The Logan Act Is Not a Friend to Liberalism

First, the petitioners note that the Logan Act of 1799 explicitly prohibits unauthorized citizens from engaging in diplomatic negotiations with foreign governments. Next, they suggest without evidence that the GOP’s letter did just that. And, finally, they conclude that its sponsors are guilty of a felony. Is it time for Cotton to wear orange?

Unsurprisingly, the answer to this is “No.” Indeed, one almost has to feel embarrassed by the scale of the petitioners’ credulity. For a start, the Logan Act almost certainly does not apply to open letters that are penned by representatives from the Senate — which body, we might remember, enjoys a constitutionally enumerated role within the nation’s foreign policy.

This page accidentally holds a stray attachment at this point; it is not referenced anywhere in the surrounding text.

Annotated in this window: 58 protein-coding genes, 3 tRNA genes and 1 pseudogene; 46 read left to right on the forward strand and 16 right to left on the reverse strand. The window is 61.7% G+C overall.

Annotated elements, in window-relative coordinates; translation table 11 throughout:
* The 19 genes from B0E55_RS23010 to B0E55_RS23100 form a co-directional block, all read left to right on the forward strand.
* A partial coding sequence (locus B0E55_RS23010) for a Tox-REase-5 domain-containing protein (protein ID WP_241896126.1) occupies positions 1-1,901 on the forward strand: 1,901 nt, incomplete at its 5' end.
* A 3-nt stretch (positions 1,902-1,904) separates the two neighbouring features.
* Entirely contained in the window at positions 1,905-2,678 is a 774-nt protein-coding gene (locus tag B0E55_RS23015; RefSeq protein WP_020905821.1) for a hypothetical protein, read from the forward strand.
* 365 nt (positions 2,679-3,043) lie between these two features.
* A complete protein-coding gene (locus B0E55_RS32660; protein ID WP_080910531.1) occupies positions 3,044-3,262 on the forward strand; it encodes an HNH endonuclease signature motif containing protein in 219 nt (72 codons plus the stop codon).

via The Logan Act Is Not a Friend to Liberalism.


2 thoughts on “The Logan Act Is Not a Friend to Liberalism”

  1. I also thought Rich Lowry did a great job of putting the Cotton letter in perspective:

    “Cotton’s alleged sedition is hard to fathom. It’s not as though he wrote secret letters to the Iranians (that’s what Obama has made a practice of doing). It’s not as though he traveled to a foreign country to glad-hand a foreign thug in an express effort to undermine the president’s foreign policy (that’s what then-Speaker Nancy Pelosi did when she went to Damascus and met with Bashar Assad).”
    And so on.

    1. My husband snarked that of course they think talking the Constitution factually is treason, they think Vets are terrorist threats.

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